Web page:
Amazon MP3 on Ubuntu 9.10 64-bit

I recently reinstalled Ubuntu 9.10 (Karmic) on both my desktop and laptop. When I went to buy an album on Amazon MP3, I remembered that Amazon only offers a 32-bit version of their MP3 downloader. Unfortunately, there’s not a very intuitive way to install the Amazon downloader on a 64-bit system, and you need it to have this application installed in order to buy more than a single MP3 from Amazon. If you want, you can try out the command-line tool Clamz. Otherwise, I’ll walk you through the moderately painful steps to installing the real program on your 64-bit version of Ubuntu. Note that this guide pertains to the Amazon MP3 downloader version for Ubuntu 9.04. I’m installing it on Ubuntu 9.10 (although this should work for any version of Ubuntu 9.04 and above). Adapted from Cappy.

  1. Save the 32-bit AmazonMP3 installer for Ubuntu 9.04 to your computer (Don’t attempt to ‘Open’ it). By default on Ubuntu 9.10, it’s saved in your Downloads folder. I will assume that’s where the file is from now on.
  2. Install getlibs. (You can just ‘Open’ this one. If that link doesn’t work, look here.)
  3. Open Terminal (Applications -> Accessories -> Terminal) and run the following (one bullet point at a time, pressing Enter after each blurb of code) [Tip: press Ctrl+Shift+V to paste in Terminal]:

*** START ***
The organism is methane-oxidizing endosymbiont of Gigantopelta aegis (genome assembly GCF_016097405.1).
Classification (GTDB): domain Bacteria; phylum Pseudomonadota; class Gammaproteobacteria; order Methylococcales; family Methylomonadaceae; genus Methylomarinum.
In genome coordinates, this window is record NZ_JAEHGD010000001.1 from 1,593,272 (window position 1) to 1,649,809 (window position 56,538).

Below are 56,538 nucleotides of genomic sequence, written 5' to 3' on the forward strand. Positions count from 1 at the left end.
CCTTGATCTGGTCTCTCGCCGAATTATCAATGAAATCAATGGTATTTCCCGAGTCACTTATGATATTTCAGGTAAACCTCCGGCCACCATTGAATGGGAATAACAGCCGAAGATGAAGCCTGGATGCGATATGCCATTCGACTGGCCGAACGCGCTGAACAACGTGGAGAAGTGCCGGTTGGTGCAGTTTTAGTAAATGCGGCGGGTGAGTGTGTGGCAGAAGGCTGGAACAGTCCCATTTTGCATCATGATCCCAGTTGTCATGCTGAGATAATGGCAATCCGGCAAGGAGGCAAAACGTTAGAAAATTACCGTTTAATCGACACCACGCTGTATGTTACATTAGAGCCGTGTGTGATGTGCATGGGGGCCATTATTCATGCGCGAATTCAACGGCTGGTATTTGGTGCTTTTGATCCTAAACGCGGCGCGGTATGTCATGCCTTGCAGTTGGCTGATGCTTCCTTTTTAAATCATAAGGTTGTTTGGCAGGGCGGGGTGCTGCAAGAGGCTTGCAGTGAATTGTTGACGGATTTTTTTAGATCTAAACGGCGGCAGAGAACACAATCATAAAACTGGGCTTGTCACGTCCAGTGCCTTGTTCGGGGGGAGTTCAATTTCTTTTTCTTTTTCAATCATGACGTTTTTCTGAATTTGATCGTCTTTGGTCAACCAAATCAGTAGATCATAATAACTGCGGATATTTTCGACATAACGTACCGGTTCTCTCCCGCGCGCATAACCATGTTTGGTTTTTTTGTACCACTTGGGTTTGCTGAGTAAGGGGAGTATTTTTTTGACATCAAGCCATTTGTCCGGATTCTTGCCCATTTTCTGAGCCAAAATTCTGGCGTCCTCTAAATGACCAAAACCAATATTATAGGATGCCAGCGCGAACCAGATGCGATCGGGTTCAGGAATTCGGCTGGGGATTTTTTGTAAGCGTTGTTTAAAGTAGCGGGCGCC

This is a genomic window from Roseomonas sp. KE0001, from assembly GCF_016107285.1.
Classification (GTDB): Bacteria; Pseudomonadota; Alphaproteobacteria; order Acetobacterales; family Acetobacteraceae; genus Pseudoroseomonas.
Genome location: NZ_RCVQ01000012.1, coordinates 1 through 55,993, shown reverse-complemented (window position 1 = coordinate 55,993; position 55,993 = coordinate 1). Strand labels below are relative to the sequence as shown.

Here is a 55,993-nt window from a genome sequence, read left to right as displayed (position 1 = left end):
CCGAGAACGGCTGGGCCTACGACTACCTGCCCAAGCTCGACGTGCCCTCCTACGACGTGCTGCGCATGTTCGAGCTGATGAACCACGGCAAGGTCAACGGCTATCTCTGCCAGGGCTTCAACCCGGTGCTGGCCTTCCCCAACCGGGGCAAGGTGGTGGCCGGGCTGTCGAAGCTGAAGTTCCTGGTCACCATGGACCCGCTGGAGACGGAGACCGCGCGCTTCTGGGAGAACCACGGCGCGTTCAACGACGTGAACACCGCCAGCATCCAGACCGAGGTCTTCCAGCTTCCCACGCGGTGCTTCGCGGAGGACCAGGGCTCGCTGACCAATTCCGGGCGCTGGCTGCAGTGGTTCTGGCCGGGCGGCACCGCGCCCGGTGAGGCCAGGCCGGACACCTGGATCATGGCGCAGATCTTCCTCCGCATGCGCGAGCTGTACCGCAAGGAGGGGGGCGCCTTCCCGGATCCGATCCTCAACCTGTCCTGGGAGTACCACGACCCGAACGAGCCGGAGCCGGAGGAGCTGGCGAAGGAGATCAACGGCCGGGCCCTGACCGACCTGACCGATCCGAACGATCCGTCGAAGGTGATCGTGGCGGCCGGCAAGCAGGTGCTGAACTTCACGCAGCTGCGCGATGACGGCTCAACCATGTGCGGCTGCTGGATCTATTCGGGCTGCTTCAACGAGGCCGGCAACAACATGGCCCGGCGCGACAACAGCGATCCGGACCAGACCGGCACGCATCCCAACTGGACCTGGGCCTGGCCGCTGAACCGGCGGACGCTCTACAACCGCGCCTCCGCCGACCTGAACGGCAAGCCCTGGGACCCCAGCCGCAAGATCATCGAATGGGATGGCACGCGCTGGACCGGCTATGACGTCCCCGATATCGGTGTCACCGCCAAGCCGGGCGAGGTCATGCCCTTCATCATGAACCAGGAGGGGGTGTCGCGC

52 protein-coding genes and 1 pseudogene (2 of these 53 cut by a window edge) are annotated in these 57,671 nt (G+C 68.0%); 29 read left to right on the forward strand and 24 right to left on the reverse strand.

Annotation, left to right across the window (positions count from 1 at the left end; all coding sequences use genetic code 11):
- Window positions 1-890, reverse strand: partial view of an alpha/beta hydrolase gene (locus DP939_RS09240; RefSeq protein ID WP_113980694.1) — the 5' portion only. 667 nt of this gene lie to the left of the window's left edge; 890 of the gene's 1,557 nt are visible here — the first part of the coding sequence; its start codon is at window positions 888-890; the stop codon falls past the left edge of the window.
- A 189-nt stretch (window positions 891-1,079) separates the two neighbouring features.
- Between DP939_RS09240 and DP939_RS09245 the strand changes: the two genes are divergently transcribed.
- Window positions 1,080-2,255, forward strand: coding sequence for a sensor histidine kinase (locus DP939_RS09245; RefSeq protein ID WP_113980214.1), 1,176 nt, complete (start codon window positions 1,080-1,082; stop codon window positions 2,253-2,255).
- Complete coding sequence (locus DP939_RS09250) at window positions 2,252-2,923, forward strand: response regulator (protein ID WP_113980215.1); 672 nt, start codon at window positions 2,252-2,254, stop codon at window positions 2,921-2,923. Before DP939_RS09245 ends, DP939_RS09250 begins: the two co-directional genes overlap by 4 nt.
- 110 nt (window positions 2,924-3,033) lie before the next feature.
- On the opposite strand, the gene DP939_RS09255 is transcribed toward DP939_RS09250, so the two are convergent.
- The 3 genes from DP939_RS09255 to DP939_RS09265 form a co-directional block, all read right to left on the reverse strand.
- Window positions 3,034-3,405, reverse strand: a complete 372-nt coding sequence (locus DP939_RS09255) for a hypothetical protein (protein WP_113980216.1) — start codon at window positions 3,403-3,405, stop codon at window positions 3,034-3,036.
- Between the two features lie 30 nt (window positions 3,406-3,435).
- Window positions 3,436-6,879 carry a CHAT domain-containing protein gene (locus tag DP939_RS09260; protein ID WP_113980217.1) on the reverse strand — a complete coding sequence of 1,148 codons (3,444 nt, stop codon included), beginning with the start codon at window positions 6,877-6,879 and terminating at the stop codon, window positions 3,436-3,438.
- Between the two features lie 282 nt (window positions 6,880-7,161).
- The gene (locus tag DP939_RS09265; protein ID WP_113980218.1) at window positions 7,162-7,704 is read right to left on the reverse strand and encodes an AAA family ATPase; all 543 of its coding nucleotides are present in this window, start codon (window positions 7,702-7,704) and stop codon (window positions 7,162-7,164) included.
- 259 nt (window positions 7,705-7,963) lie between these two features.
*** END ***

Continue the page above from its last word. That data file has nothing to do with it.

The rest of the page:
• sudo apt-get install libboost-signals1.34.1 libboost-date-time1.34.1 libglademm-2.4-1c2a libboost-iostreams1.34.1 libboost-thread1.34.1 libboost-regex1.34.1 libboost-filesystem1.34.1
    • [Type your password and hit enter when prompted]
    • sudo dpkg --force-architecture -i ~/Downloads/amazonmp3.deb
    • getlibs /usr/bin/amazonmp3
    • [Press 'y' and hit enter when prompted by getlibs]

  4. Close the terminal when it’s finished.
  5. Open AmazonMP3 via Applications -> Internet -> Amazon MP3 Downloader. This should open the program and the Amazon MP3 website in Firefox. Follow the directions on to finish the installation and download your free song.

Too bad Amazon won’t release a 64-bit version of their program or open source it. These hoops are a huge pain to jump through, and it makes our system appear overly complex to new users. If I’ve made this guide more complicated than it needs to be, feel free to let me know.